Roderick Benns recently interviewed Alan Gummo, a retired city and regional planner. Gummo was also a public policy researcher and worked in municipal administration. He was a member of the Canadian Institute of Planners, the Ontario Professional Planners Institute, and the Institute of Public Administration. He is active in the basic income movement and now divides his time between Kingston, Ontario and Sao Paulo, Brazil.
Benns: How did you come to be involved with advocating for a basic income guarantee?
Gummo: I first learned of the BIG concept (Basic Income Guarantee) when I was in grad school in the 1970’s. The Dauphin pilot project was on our curriculum. It sounded like a logical ‘next step’ in the evolution of progressive public policy. I was disappointed when the pilot was abandoned. Indeed I was disappointed with a large number of public policy decisions that were made over the following decades and seemed to take us away from a progressive direction.
I retired from my career at the end of 2012 and discovered that BIG was back on the agenda. I was introduced to a local volunteer advocacy group by an old friend. I joined the group. I should also mention that I’ve had the opportunity to spend extended periods of time in Brazil over the past decade or so. This has given me the opportunity to look into the Bolsa Familia, a national program equivalent to BIG that has helped raise millions out of poverty. So I know that BIG can work ‘as advertised’.
Benns: What about basic income policy makes it a smart move for the economy?
Gummo: The benefits of BIG are social and economic. There is a popular misconception that society and economy are somehow separate. In fact they are seamlessly linked. We need an approach to public policy that is holistic, that embraces society and economy — as well as culture and environment — and seeks to create benefits and manage costs across all four areas of concentration. There is a second popular misconception: that the economy is somehow paramount to society, and that the rules of the marketplace should drive the social agenda. In fact the economy is a subset of society, not the other way around. When all social and economic considerations are ‘factored in’, as has been done elsewhere by a credible crew of experts in such fields as economics, public health, education, and public policy, a properly designed BIG program is shown to be ‘smart’ for both society and the economy. Indeed it is persisting with the status-quo that is ‘not smart’.
Benns: The most common concern about implementing a basic income guarantee is that too many of us would choose not to work. Why do you believe this won’t be the case?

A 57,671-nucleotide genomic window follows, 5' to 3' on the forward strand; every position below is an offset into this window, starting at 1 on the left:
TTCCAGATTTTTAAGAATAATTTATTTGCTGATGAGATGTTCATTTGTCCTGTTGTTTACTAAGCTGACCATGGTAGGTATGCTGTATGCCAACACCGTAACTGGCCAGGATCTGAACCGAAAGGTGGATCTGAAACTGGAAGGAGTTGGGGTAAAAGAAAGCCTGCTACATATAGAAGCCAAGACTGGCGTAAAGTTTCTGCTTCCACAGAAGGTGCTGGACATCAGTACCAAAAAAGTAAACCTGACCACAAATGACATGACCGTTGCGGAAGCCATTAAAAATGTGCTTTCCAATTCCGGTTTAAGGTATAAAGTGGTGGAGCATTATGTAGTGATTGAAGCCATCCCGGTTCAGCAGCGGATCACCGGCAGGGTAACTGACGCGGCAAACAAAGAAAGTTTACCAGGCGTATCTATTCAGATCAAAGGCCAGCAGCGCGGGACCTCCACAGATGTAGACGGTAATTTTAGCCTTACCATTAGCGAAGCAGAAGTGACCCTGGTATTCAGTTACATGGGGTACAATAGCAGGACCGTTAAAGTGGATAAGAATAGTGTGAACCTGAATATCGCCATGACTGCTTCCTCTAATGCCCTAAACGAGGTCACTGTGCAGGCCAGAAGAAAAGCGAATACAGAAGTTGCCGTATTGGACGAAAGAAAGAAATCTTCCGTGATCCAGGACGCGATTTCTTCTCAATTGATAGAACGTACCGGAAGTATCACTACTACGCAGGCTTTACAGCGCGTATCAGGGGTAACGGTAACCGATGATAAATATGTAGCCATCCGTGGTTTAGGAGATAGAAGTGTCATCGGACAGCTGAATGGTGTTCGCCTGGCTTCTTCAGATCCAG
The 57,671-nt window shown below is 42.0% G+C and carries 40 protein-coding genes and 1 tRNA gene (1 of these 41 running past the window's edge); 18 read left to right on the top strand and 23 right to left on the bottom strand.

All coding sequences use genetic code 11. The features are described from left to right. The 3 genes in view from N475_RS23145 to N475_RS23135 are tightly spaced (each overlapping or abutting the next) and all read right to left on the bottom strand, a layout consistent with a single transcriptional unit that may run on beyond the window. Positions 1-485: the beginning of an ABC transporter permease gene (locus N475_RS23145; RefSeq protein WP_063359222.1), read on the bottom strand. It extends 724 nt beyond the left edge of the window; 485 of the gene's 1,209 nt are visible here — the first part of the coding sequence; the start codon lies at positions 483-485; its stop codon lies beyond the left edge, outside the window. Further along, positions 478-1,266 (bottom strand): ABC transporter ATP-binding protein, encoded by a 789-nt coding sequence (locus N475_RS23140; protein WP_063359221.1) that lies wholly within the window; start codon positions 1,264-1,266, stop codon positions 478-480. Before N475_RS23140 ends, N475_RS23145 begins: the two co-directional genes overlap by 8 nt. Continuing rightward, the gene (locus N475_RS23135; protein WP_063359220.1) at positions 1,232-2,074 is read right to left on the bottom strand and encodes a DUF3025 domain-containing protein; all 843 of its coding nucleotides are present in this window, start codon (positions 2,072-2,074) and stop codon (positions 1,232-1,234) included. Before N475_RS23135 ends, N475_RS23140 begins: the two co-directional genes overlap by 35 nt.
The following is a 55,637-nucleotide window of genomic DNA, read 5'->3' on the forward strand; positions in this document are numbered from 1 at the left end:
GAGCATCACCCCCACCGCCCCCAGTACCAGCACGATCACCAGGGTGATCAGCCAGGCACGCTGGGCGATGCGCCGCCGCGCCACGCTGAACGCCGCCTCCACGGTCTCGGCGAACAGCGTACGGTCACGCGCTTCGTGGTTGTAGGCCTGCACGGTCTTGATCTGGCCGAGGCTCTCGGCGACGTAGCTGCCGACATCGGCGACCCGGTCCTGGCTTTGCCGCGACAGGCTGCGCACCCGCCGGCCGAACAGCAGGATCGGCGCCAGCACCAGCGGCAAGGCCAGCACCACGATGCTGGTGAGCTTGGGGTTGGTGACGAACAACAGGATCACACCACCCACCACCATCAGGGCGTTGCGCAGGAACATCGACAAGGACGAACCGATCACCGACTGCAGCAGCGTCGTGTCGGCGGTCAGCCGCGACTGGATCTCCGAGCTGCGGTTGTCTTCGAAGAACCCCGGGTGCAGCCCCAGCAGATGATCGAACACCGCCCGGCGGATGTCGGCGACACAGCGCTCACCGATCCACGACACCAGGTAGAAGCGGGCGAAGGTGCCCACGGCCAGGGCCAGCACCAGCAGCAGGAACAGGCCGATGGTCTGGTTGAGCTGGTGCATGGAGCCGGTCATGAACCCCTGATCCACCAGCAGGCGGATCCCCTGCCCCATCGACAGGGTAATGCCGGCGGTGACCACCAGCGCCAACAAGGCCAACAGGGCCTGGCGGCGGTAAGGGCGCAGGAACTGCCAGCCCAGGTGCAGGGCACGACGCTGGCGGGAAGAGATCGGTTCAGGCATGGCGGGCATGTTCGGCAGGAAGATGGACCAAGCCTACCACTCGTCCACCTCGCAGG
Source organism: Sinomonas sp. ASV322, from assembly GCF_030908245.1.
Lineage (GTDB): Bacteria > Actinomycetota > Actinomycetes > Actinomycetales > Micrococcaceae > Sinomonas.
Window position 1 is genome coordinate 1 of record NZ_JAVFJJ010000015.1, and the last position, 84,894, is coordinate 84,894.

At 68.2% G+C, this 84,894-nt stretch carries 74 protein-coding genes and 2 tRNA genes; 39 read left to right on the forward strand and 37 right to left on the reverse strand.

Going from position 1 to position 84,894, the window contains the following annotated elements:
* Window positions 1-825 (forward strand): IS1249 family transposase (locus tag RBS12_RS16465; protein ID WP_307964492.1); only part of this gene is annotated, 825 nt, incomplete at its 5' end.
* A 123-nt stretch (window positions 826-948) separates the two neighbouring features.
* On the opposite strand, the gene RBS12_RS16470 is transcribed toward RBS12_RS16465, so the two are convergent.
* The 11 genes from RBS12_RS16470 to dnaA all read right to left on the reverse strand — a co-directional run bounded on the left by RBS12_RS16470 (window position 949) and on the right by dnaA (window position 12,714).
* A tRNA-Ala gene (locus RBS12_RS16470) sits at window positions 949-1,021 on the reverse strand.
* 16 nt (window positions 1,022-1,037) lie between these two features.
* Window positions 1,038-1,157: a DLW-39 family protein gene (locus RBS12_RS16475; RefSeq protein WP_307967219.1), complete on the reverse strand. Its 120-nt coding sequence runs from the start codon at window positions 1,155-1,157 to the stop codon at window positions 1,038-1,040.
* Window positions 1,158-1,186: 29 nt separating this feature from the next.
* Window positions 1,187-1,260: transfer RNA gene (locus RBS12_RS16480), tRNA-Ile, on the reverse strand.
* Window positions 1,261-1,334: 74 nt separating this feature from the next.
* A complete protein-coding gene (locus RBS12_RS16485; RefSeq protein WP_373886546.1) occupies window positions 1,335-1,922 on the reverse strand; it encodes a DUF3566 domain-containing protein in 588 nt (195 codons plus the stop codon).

Gummo: We are in an era when implementing, or refusing to implement, public policy on the basis of unfounded and archaic stereotypes is not acceptable. We have abandoned this old tendency in many areas of public policy. Now our ‘new’ or ‘modern’ sensibility, which has been fundamental to much social progress, should be brought to our discussion of BIG. Evidence consistently confirms that a BIG program does not automatically bring with it a disincentive to work. Conversely, we need to critically examine our existing programs which do, intentionally or not, through their claw-back and ‘loss of related benefits’ provisions create a disincentive to work. Furthermore, evidence from our existing programs consistently confirms a very low rate of ‘gaming the system’ involving relatively small amounts of money. When we talk about BIG we are talking about a ‘basic’ level of income. Other than the ‘gamers’, who can be found out quite easily in a properly monitored program, most people will want more, and be prepared to work for it, because that’s the way real people are.
Benns: What would our communities be like after 10 years of a BIG in place? What changes could you see taking place after a decade of this policy?
Gummo: Once we have a BIG program up and running for a decade we will observe a society that is more cohesive, healthier, better educated, better housed, more mobile and more mature. To adopt a widely-used contemporary notion, we will have a society that is economically and culturally ‘more sustainable’, that has a better chance of flourishing in the long term. We will have new tools to deal more effectively with the challenges of marginalization, alienation, and exclusion, all of which thrive in an environment of inequality. The economy will operate more consistently because incomes and ‘spending power’ will be more evenly distributed. Long term investment, for example in tangibles like housing and intangibles like personal actualization, will become more feasible and more secure. People will have a better opportunity to fulfil their ambitions, whatever they may be, and to manifest their creativity. Anything in addition is agreeable detail.